a child's education.
- Long-term objectives, such as saving for retirement.
For your long-term objectives, equity funds are usually
your best choice. Equity funds hold a larger proportion of
stocks, which have more short-term ups and downs than other
types of investments, such as bonds and cash. But over the
long term, stocks have significantly outperformed bonds and
As a rule, the longer you have to achieve your objectives,
the higher the proportion of equity funds you should have
in your portfolio. Conversely, when you have less time to
achieve your objectives, you should commit less of your portfolio
to equity funds and more to bond and cash-equivalent funds,
which have lower risk.
Determine your comfort level for risk: While
your investment time horizons largely determine the best
types of funds for your portfolio, your tolerance for risk
is also an important factor. If you find it difficult to
handle price fluctuations, consider investing a greater percentage
of your portfolio in more conservative funds, such as income
or balanced funds.
Principle #3: Have a Sense of Style
Every mutual fund has its own investment philosophy or "style".
Generally speaking, equity funds are categorized into either
growth or value styles, or a blend of the two. Just like
fashions, these investment styles can be "in" or "out" at
any given time. The chart (below) shows how difficult it
is to accurately predict what styles will provide top performance.
Because of this, a good strategy is to include a blend of
styles in your mutual fund portfolio. This strategy is called "diversification
by style" and, like other diversification strategies, it
can help you reduce risk.
Here are descriptions of the different investment styles
used by fund managers:
Value: Fund managers select companies they
believe are undervalued by equity markets. To identify a
potential bargain, value managers compare a company's stock
price to its earnings, or profits. If the company's price-to-earnings
ratio is lower than other comparable companies, it could
be a good buy, assuming there aren't other factors hurting
its stock price.
Growth: Fund managers focus on companies
offering greater potential for superior earnings growth over
the long term. They look for companies with earnings that
are growing at a faster rate than the general economy or
benchmark equity indexes like the S&P/TSX Composite Index.
Blend: Sometimes, fund managers follow
a blend of both value and growth investing styles, called "growth
at a reasonable price" or GARP.
Momentum: This approach is based on the
belief that stocks that have outperformed in the past are
likely to outperform in the future. With momentum investing,
fund managers look for companies with rising stock prices
and a consistent track record of exceeding analysts' expectations
for earnings growth. The idea is that investors tend to gravitate
towards outperforming stocks, establishing a trend of continued
Sector rotation: This approach is based
on the movement of entire industrial sectors through their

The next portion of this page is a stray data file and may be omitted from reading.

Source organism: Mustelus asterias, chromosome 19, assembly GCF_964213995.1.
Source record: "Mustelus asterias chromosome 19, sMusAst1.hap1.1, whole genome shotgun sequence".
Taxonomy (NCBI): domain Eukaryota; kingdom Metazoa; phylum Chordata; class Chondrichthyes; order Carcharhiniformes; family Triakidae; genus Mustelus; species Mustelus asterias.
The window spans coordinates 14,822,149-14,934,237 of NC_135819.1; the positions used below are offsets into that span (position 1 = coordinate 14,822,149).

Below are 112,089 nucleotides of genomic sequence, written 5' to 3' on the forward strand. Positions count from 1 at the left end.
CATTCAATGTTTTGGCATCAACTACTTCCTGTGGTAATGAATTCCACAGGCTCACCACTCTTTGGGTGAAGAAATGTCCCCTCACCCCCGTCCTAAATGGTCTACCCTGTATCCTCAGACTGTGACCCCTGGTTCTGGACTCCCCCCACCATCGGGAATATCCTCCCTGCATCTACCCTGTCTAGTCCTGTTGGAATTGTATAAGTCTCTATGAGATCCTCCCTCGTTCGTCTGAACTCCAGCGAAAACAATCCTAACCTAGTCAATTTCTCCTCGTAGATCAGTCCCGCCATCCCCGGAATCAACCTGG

business cycles. With sector rotation investing, fund managers
commit a greater proportion of assets to companies in sectors
on the upswing of their business cycles, while reducing their
commitment to companies in sectors on the downswing.
Theme: The fund manager chooses a specific
theme as the basis for investment decisions. Often, theme-based
managers focus on certain sectors of the economy, such as
technology, health sciences or resources. Sometimes they
focus on large-scale social, economic or political themes.
For example, there are funds that invest in companies poised
to benefit from the aging baby boomer generation. There are
also "ethical funds" that only invest in environmentally
Growth versus Value: (Russell 300 Growth
Index returns minus Russell 300 Value Index returns).Annual
Returns (period ending December 31):
Principle #4: Don't Chase Performance
When evaluating a mutual fund, it's essential that you look
beyond its recent past performance. Otherwise, you can end
up "chasing" performance - and never catching up - because
many mutual funds post unusually impressive results one year,
only to post sub-par results the next. What's more, that
one great year can skew the fund's compound returns - and
make it appear as if it has provided consistently superior
results. But that may not be the case.
Evaluating a fund's consistency
To find out how consistent a fund is over the long term,
your best strategy is to examine a mutual fund's annual performance
in addition to its compounded annual performance. Compounded
annual returns can obscure the true consistency of a fund's
performance. For example, a fund may have a five-year compound
rate of return greater than a comparable fund, but only one
of those five-year returns may have been above average. As
a result, the performance may be skewed with a good one-year
number (see example below).
To evaluate the consistency of a fund's performance and
its ability to perform in a variety of market conditions,
take a look at the fund's year-over-year returns.
Remember, even when you've analyzed past performance in
an intelligent way, it's still just one consideration when
deciding whether to invest in a fund. And as it says in the
advertising, past performance is no guarantee of future results.
There are a variety of other factors that affect a fund's
future performance, such as a change in management or investment
objectives. As discussed in the first three principles, it's
also important to consider how the fund's investment objectives
and style fit into your personal investment blueprint.
Which fund is a more consistent performer?
Five-year compound returns to 2002
Fund A has outperformed Fund B by an average of 3.6% each